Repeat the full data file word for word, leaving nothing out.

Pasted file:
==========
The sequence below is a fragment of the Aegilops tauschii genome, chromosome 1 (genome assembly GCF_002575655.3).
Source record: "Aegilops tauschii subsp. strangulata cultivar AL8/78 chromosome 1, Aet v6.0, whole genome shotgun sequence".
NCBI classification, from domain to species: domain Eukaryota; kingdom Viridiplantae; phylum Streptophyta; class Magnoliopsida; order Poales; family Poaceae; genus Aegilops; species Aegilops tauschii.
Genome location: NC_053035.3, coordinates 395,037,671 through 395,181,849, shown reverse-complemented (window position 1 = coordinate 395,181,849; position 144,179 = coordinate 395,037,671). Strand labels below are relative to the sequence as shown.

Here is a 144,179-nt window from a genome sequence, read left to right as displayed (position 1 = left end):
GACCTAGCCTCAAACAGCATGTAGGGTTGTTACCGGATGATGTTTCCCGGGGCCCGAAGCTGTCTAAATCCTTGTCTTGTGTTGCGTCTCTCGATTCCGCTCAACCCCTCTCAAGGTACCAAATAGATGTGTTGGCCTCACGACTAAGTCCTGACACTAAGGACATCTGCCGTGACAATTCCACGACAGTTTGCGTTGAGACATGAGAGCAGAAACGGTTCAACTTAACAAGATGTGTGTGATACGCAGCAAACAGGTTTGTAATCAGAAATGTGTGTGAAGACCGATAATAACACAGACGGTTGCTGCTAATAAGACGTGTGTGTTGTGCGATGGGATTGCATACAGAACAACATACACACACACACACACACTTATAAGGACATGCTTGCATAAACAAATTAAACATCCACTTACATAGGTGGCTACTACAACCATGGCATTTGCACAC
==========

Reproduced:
The sequence below is a fragment of the Aegilops tauschii genome, chromosome 1 (genome assembly GCF_002575655.3).
Source record: "Aegilops tauschii subsp. strangulata cultivar AL8/78 chromosome 1, Aet v6.0, whole genome shotgun sequence".
NCBI classification, from domain to species: domain Eukaryota; kingdom Viridiplantae; phylum Streptophyta; class Magnoliopsida; order Poales; family Poaceae; genus Aegilops; species Aegilops tauschii.
Genome location: NC_053035.3, coordinates 395,037,671 through 395,181,849, shown reverse-complemented (window position 1 = coordinate 395,181,849; position 144,179 = coordinate 395,037,671). Strand labels below are relative to the sequence as shown.

Here is a 144,179-nt window from a genome sequence, read left to right as displayed (position 1 = left end):
GACCTAGCCTCAAACAGCATGTAGGGTTGTTACCGGATGATGTTTCCCGGGGCCCGAAGCTGTCTAAATCCTTGTCTTGTGTTGCGTCTCTCGATTCCGCTCAACCCCTCTCAAGGTACCAAATAGATGTGTTGGCCTCACGACTAAGTCCTGACACTAAGGACATCTGCCGTGACAATTCCACGACAGTTTGCGTTGAGACATGAGAGCAGAAACGGTTCAACTTAACAAGATGTGTGTGATACGCAGCAAACAGGTTTGTAATCAGAAATGTGTGTGAAGACCGATAATAACACAGACGGTTGCTGCTAATAAGACGTGTGTGTTGTGCGATGGGATTGCATACAGAACAACATACACACACACACACACACTTATAAGGACATGCTTGCATAAACAAATTAAACATCCACTTACATAGGTGGCTACTACAACCATGGCATTTGCACAC